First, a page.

What is transformational leadership?

How can organisations build resilient, dedicated teams that feel engaged and connected to the business? One leadership style has built a long standing following for reaching just that goal. 

Transformational leaders build a shared purpose and consistently dedicate themselves to bringing out the best from their team members. 

In this guide, we explore how this concept started and grew over time. We will also look at how you can determine whether transformational leadership is the right path for your organisation.

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What is transformational leadership?

Transformational leadership is a leadership style that seeks to motivate followers through clear communication, inspiration and positive reinforcement. This leadership style is characterised by leaders who create a vision for the future, foster a sense of purpose and commitment among their followers, and encourage innovation and change.

The theory of transformational leadership

The concept of transformational leadership was first introduced by James MacGregor Burns. Burns was a leadership expert and author of the 1978 book, Leadership. In his book he defined transformational leadership as a relationship between leaders and followers where both raise the other to “higher levels of morality and motivation”.

Transformational leadership theory was expanded by Bernard M. Bass in his 1985 book, Leadership and Performance Beyond Expectations. Bass sought to develop ways to measure transformational leadership and assigned traits of a transformational leader, such as:

  • Models desired characteristics like integrity and fairness

  • Encourages those around them

  • Establishes clear goals

  • Offers assistance and recognition

  • Sets expectations that others feel compelled to strive for

  • Promotes a broad perspective that is not self-centred

  • Inspires those around them to innovate

The four elements of transformational leadership

Bernard M. Bass expanded on the theory of transformational leadership and broke the concept into four key elements, sometimes called the “4 I’s”. These four elements collectively define transformational leadership and highlight the leader's role in inspiring and guiding followers. The four elements are:

  • Idealised Influence (II). Also known as charismatic leadership, this element involves the leader serving as a role model and exemplifying strong values, ethics, and morals. The leader's actions and behaviour should inspire admiration, trust, and respect among followers. 

  • Inspirational Motivation (IM). Transformational leaders are able to communicate a compelling vision of the future. They motivate their followers by articulating a clear vision, fostering a sense of purpose, and instilling enthusiasm for the vision. Transformational leaders help their followers understand the significance of their work and how it contributes to the organisation's success.

  • Intellectual Stimulation (IS). Transformational leaders encourage creativity, innovation, and critical thinking among their followers. They challenge the status quo and promote problem solving. These leaders promote a culture of continuous learning and growth.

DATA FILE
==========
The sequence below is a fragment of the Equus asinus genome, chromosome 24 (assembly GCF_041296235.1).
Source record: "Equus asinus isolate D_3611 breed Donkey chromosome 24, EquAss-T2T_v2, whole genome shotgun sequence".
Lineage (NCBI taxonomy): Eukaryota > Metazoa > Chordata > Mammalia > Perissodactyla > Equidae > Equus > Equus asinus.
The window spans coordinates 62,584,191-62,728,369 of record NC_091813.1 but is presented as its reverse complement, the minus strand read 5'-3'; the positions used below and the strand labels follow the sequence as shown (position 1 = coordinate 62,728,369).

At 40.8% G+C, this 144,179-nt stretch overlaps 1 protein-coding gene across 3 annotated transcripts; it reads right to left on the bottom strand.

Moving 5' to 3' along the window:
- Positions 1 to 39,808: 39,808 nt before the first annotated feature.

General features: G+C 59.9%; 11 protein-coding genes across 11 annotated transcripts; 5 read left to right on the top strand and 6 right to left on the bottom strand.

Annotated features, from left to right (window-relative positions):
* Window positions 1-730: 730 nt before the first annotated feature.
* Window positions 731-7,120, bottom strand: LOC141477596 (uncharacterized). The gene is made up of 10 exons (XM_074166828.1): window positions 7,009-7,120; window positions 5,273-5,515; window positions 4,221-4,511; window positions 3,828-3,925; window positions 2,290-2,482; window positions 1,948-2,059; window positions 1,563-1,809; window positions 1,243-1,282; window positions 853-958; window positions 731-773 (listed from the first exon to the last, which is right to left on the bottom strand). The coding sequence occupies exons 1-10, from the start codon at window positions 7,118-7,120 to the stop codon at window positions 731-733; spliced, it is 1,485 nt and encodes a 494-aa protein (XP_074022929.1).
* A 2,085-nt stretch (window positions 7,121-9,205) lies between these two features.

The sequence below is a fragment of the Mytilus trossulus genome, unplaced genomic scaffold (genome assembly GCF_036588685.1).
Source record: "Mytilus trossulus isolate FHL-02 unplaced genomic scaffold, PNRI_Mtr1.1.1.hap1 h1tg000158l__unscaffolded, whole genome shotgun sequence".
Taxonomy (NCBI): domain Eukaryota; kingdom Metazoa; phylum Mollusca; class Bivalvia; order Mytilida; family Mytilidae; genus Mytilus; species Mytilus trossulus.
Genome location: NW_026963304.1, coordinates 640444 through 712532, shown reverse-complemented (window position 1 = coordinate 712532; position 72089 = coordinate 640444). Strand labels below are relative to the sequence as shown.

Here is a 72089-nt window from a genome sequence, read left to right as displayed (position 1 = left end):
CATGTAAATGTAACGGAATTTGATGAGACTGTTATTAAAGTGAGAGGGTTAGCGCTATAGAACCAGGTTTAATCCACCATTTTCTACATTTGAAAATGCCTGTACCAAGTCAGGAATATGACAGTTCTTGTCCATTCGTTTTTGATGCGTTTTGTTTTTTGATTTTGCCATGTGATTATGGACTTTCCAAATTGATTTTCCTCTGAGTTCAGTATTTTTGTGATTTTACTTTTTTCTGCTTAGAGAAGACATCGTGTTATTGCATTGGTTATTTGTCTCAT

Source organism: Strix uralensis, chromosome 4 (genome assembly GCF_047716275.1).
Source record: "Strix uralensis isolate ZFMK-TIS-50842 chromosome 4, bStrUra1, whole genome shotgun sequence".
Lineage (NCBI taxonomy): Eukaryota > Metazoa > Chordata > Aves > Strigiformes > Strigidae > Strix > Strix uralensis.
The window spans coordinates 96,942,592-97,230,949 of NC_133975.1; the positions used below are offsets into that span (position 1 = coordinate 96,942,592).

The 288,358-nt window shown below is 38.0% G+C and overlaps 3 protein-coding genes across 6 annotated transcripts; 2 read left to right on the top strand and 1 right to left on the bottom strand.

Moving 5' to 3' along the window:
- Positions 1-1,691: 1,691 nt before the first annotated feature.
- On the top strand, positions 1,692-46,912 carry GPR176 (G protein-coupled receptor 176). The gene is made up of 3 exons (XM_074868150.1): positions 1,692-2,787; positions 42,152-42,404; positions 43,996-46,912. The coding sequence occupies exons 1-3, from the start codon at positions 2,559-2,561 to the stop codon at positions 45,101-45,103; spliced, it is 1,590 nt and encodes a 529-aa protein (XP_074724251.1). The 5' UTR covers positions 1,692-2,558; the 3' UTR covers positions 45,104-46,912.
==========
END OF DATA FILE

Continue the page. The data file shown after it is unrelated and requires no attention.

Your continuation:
• Individualised Consideration (IC). To achieve this element, a leader should recognise and address the individual needs, strengths and aspirations of each follower. Transformational leaders help each individual reach their potential. By fostering a strong interpersonal connection, leaders create a supportive and empowering environment.

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Transformational leadership: Advantages and disadvantages

Embracing transformational leadership in your organisation offers several advantages and benefits, but it also comes with disadvantages and potential challenges. 

Advantages of transformational leadership

  • Increased motivation. Transformational leaders motivate their followers by creating a compelling vision and fostering a sense of purpose. This leads to higher levels of engagement and commitment among team members.

  • Enhanced performance. Transformational leaders encourage innovation, creativity and a willingness to go above and beyond. This often results in improved performance and higher productivity levels within the organisation.

  • Improved culture. Transformational leaders contribute to the development of a positive and supportive organisational culture where individuals feel valued.

  • Adaptation to change. Transformational leaders are skilled at managing change and guiding their teams through transitions. This helps their team members adapt to new challenges and opportunities.

  • Talent development. Transformational leaders prioritise the individual growth and development of their team members. This can lead to increased skills, confidence and career advancement for employees.

Disadvantages of transformational leadership

  • Dependency on the leader. The strong influence of a transformational leader can sometimes pose challenges when the leader is absent or when followers lack the ability to think independently.

  • Burnout risk. The high expectations and drive for continuous improvement could lead to burnout among both the leader and followers, as the pursuit of ambitious goals could result in excessive stress and pressure.

  • Resistance to change. Some individuals might be resistant to change or feel uncomfortable with the level of disruption that transformational leadership can bring.

  • Drain on the leader. The demands of maintaining a high level of inspiration and engagement can be time consuming and emotionally taxing for the leader.

Difference between transactional and transformational leadership